Fall Yellowstone Adventures
Fall, much like the spring, offers a reprieve from the crowds, but the window of opportunity for exploration is more limited. Come mid-November most roads close in the park, leaving the route from Mammoth to Cooke City (Highway 212) the only one open to vehicles. The changing foliage is obviously a boon of the season, and I’d suggest driving through Paradise Valley (pictured above) from Livingston to Gardiner (Highway 89) to enjoy the autumn colors. Another great option is heading south of Yellowstone to Grand Teton to check out their shifting aspen groves.
During this season, animals start migrating to lower elevations to avoid the snowfall, making the road from Mammoth to Cooke City a great option, especially considering this is during the elk rut—a time when the bulls battle and bugle for reproduction rights (it’s truly a sight to see!). Highway 287, from West Yellowstone to the town of Norris, is also a great route to see large Yellowstone elk herds in the fall.
Visiting Yellowstone In The Winter
No surprise, winter is the most difficult season to access the park—but it’s also when visitation rates are the lowest. During this period you have a couple of options for engagement. First, the road from Mammoth to Cooke City remains open year-round. This drive takes you through the Lamar Valley where I’ve seen everything from bison to moose to coyotes to wolves (I always make it a point to eat at Soda Butte Lodge in Cooke City, too, before turning around to head home). This route also takes you by the Boiling River, which is amazing to visit in the winter because you can soak in hot river water while the rest of the world around you is frozen.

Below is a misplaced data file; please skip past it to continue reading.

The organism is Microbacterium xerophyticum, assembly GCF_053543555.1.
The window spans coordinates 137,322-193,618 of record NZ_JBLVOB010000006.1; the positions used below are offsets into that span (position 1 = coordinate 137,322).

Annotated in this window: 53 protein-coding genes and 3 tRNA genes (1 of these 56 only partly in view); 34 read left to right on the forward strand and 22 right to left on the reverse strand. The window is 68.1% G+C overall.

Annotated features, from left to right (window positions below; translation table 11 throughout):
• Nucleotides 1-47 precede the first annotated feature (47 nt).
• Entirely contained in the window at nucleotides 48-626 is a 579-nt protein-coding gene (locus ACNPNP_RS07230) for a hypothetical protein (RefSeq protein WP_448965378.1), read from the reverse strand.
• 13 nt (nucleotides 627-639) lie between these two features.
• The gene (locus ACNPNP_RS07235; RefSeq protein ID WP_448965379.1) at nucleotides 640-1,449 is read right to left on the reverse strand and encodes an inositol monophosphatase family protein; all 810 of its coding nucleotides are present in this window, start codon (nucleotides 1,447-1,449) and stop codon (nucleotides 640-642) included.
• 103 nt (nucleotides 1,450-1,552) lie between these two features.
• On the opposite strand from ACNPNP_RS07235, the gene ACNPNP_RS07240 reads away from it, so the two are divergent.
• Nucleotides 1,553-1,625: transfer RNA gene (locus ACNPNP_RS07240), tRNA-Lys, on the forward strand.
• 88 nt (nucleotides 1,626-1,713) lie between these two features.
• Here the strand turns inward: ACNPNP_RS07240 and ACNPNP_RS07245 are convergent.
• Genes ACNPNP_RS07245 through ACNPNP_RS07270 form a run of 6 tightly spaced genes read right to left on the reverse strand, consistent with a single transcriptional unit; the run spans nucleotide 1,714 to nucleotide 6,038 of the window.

The second option, which is more expensive, is taking a snow coach tour of the park (as you can see in the photo above, I utilize Yellowstone Vacation Tours). The tours cost about $150/person but the experience is priceless: you basically get the interior of the park to yourself and get to see the wildlife and geothermal features in rare form. I like taking the Canyon trip to see the Upper and Lower Falls of the Yellowstone River frozen.
Lastly, you can access the park via snowmobiling (some restrictions apply), snowshoeing, or cross-country skiing. All are great ways to see the park while buried in snow, though the latter two require being in good shape—be sure to check out these safety tips before embarking!
About The Author: Tyler
Tyler Dunning grew up in southwestern Montana, having developed a feral curiosity and reflective personality at a young age. This mindset has led him around the world, to nearly all of the U.S. national parks, and to the darker recesses of his own creativity. He’s dabbled in such occupations as professional wrestling, archaeology, social justice advocacy, and academia. At his core he is a writer. Check out Tyler’s website at: Tyler Dunning